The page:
It Costs Lots Of Money To Feed Oversized Egos

Ad Age reports that award-hungry agencies will spend $37 million this year entering Cannes, One Show, D&AD and The Andy’s. The magazine does not project how much more will be spent on the myriad of other shows.
The copy-heavy article attempts to explain why awards are important to agencies.

For some agencies, getting an award-winning rep is so important that compensation is tied to show performance. A goal at every DDB office, for instance, is to rank among the top three most creative shops in a given market.
Bob Scarpelli, chairman-chief creative officer of Omnicom Group’s DDB Worldwide, said, “I can tell you that our most award-winning agencies-Chicago, Sao Paulo, Paris, London and Canada-are usually our best performing offices.”

What’s missing from the award show frenzy in my mind, is the people’s choice model. Unless I’m applying for a job, I don’t care what some hungover creative directors think about my work. However, I do care what the intended audience thinks.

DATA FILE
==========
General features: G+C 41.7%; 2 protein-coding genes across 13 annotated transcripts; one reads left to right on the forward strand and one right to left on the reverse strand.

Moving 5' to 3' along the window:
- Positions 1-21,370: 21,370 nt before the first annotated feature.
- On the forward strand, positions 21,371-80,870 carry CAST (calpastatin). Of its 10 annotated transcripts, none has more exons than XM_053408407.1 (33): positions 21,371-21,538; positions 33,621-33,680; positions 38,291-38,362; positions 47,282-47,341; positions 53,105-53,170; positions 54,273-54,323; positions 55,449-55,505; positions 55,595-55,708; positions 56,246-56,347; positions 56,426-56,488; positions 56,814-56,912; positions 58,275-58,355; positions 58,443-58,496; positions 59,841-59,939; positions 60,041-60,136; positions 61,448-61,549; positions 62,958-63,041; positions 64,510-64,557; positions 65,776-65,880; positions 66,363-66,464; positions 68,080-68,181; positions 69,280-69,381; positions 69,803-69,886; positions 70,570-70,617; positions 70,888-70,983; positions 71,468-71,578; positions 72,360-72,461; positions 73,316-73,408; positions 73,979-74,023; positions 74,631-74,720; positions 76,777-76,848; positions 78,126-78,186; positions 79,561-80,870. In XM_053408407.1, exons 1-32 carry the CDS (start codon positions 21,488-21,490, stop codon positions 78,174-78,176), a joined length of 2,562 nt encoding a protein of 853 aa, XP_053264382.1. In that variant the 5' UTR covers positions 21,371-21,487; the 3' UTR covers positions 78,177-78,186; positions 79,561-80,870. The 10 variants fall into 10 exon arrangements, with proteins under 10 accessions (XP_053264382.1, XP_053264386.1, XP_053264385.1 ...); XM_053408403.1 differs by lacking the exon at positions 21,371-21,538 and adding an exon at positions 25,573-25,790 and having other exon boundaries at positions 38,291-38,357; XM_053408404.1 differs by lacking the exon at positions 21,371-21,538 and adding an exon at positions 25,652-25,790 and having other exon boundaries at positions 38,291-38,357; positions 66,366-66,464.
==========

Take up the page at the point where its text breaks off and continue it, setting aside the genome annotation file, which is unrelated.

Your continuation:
About David Burn

Co-founder and editor of AdPulp. I wrote my first ad for a political candidate when I was 17 years old. She won her race and I felt the seductive power of advertising for the first time. I worked for seven agencies in five states before launching my own practice in 2009. Today, I am head of brand strategy and creative at Bonehook in Portland, Oregon.


  1. When we launched our direct marketing shop back in 1989, we had zero interest in winning awards, figuring they had absolutely nuthin’ to do with what really counted. But we figured wrong. Awards pump up client and agency people, and help attract clients who want to do kickass stuff.